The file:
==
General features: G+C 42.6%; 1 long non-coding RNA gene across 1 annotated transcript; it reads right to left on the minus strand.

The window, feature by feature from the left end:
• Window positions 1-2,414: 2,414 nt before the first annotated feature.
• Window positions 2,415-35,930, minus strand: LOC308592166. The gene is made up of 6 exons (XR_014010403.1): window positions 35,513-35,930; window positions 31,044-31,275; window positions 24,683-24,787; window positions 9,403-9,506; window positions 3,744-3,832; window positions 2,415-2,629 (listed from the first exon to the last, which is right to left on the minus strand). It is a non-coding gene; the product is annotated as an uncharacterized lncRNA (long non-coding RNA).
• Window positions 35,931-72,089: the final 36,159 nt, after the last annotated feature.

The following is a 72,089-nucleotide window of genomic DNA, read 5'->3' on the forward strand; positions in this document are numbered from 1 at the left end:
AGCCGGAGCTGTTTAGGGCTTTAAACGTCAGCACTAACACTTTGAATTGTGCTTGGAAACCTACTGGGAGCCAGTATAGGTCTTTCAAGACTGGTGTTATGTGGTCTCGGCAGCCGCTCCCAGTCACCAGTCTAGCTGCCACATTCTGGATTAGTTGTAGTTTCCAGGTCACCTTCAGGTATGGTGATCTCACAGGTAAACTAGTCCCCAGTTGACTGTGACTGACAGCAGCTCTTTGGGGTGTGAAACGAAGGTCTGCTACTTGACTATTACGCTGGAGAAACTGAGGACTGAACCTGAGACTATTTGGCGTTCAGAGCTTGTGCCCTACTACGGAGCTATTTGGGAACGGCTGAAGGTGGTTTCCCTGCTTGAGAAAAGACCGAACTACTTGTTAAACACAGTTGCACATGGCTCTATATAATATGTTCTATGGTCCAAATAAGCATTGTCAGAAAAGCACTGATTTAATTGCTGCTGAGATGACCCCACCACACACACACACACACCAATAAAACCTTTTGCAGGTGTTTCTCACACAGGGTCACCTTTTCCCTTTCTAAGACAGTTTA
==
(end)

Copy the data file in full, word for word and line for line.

General features: G+C 42.6%; 1 long non-coding RNA gene across 1 annotated transcript; it reads right to left on the minus strand.

The window, feature by feature from the left end:
• Window positions 1-2,414: 2,414 nt before the first annotated feature.
• Window positions 2,415-35,930, minus strand: LOC308592166. The gene is made up of 6 exons (XR_014010403.1): window positions 35,513-35,930; window positions 31,044-31,275; window positions 24,683-24,787; window positions 9,403-9,506; window positions 3,744-3,832; window positions 2,415-2,629 (listed from the first exon to the last, which is right to left on the minus strand). It is a non-coding gene; the product is annotated as an uncharacterized lncRNA (long non-coding RNA).
• Window positions 35,931-72,089: the final 36,159 nt, after the last annotated feature.

The following is a 72,089-nucleotide window of genomic DNA, read 5'->3' on the forward strand; positions in this document are numbered from 1 at the left end:
AGCCGGAGCTGTTTAGGGCTTTAAACGTCAGCACTAACACTTTGAATTGTGCTTGGAAACCTACTGGGAGCCAGTATAGGTCTTTCAAGACTGGTGTTATGTGGTCTCGGCAGCCGCTCCCAGTCACCAGTCTAGCTGCCACATTCTGGATTAGTTGTAGTTTCCAGGTCACCTTCAGGTATGGTGATCTCACAGGTAAACTAGTCCCCAGTTGACTGTGACTGACAGCAGCTCTTTGGGGTGTGAAACGAAGGTCTGCTACTTGACTATTACGCTGGAGAAACTGAGGACTGAACCTGAGACTATTTGGCGTTCAGAGCTTGTGCCCTACTACGGAGCTATTTGGGAACGGCTGAAGGTGGTTTCCCTGCTTGAGAAAAGACCGAACTACTTGTTAAACACAGTTGCACATGGCTCTATATAATATGTTCTATGGTCCAAATAAGCATTGTCAGAAAAGCACTGATTTAATTGCTGCTGAGATGACCCCACCACACACACACACACACCAATAAAACCTTTTGCAGGTGTTTCTCACACAGGGTCACCTTTTCCCTTTCTAAGACAGTTTA